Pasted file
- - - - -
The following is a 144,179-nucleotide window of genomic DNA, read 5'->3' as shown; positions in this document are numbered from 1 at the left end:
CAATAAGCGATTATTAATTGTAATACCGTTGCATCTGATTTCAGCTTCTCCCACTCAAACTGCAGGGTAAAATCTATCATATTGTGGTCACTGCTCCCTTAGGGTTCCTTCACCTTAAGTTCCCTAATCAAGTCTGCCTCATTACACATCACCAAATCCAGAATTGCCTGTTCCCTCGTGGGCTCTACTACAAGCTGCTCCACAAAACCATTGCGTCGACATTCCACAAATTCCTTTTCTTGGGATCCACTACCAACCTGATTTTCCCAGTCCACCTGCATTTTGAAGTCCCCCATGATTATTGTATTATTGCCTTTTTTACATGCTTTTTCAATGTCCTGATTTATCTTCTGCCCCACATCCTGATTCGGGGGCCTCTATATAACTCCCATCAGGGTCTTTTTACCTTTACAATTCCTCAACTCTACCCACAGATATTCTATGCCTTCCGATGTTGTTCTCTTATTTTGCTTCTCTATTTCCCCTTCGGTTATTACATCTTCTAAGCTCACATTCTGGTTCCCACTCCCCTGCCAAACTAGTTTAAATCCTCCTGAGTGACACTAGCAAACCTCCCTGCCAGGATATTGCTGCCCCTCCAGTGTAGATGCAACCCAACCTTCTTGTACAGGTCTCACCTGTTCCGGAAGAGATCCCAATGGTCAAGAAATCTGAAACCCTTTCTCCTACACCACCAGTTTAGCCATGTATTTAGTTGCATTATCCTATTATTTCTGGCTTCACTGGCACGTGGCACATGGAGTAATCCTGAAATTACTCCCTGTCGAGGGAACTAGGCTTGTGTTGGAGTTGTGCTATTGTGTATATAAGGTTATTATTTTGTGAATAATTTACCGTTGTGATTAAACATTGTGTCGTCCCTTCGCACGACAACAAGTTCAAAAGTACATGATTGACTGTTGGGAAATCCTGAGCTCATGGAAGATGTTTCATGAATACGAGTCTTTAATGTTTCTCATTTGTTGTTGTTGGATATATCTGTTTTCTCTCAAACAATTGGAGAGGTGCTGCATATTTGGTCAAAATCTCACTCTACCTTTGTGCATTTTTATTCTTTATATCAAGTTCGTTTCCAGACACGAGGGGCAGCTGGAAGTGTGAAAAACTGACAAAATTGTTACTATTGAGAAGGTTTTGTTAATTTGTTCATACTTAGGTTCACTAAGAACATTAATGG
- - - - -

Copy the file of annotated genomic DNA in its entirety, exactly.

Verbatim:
The following is a 144,179-nucleotide window of genomic DNA, read 5'->3' as shown; positions in this document are numbered from 1 at the left end:
CAATAAGCGATTATTAATTGTAATACCGTTGCATCTGATTTCAGCTTCTCCCACTCAAACTGCAGGGTAAAATCTATCATATTGTGGTCACTGCTCCCTTAGGGTTCCTTCACCTTAAGTTCCCTAATCAAGTCTGCCTCATTACACATCACCAAATCCAGAATTGCCTGTTCCCTCGTGGGCTCTACTACAAGCTGCTCCACAAAACCATTGCGTCGACATTCCACAAATTCCTTTTCTTGGGATCCACTACCAACCTGATTTTCCCAGTCCACCTGCATTTTGAAGTCCCCCATGATTATTGTATTATTGCCTTTTTTACATGCTTTTTCAATGTCCTGATTTATCTTCTGCCCCACATCCTGATTCGGGGGCCTCTATATAACTCCCATCAGGGTCTTTTTACCTTTACAATTCCTCAACTCTACCCACAGATATTCTATGCCTTCCGATGTTGTTCTCTTATTTTGCTTCTCTATTTCCCCTTCGGTTATTACATCTTCTAAGCTCACATTCTGGTTCCCACTCCCCTGCCAAACTAGTTTAAATCCTCCTGAGTGACACTAGCAAACCTCCCTGCCAGGATATTGCTGCCCCTCCAGTGTAGATGCAACCCAACCTTCTTGTACAGGTCTCACCTGTTCCGGAAGAGATCCCAATGGTCAAGAAATCTGAAACCCTTTCTCCTACACCACCAGTTTAGCCATGTATTTAGTTGCATTATCCTATTATTTCTGGCTTCACTGGCACGTGGCACATGGAGTAATCCTGAAATTACTCCCTGTCGAGGGAACTAGGCTTGTGTTGGAGTTGTGCTATTGTGTATATAAGGTTATTATTTTGTGAATAATTTACCGTTGTGATTAAACATTGTGTCGTCCCTTCGCACGACAACAAGTTCAAAAGTACATGATTGACTGTTGGGAAATCCTGAGCTCATGGAAGATGTTTCATGAATACGAGTCTTTAATGTTTCTCATTTGTTGTTGTTGGATATATCTGTTTTCTCTCAAACAATTGGAGAGGTGCTGCATATTTGGTCAAAATCTCACTCTACCTTTGTGCATTTTTATTCTTTATATCAAGTTCGTTTCCAGACACGAGGGGCAGCTGGAAGTGTGAAAAACTGACAAAATTGTTACTATTGAGAAGGTTTTGTTAATTTGTTCATACTTAGGTTCACTAAGAACATTAATGG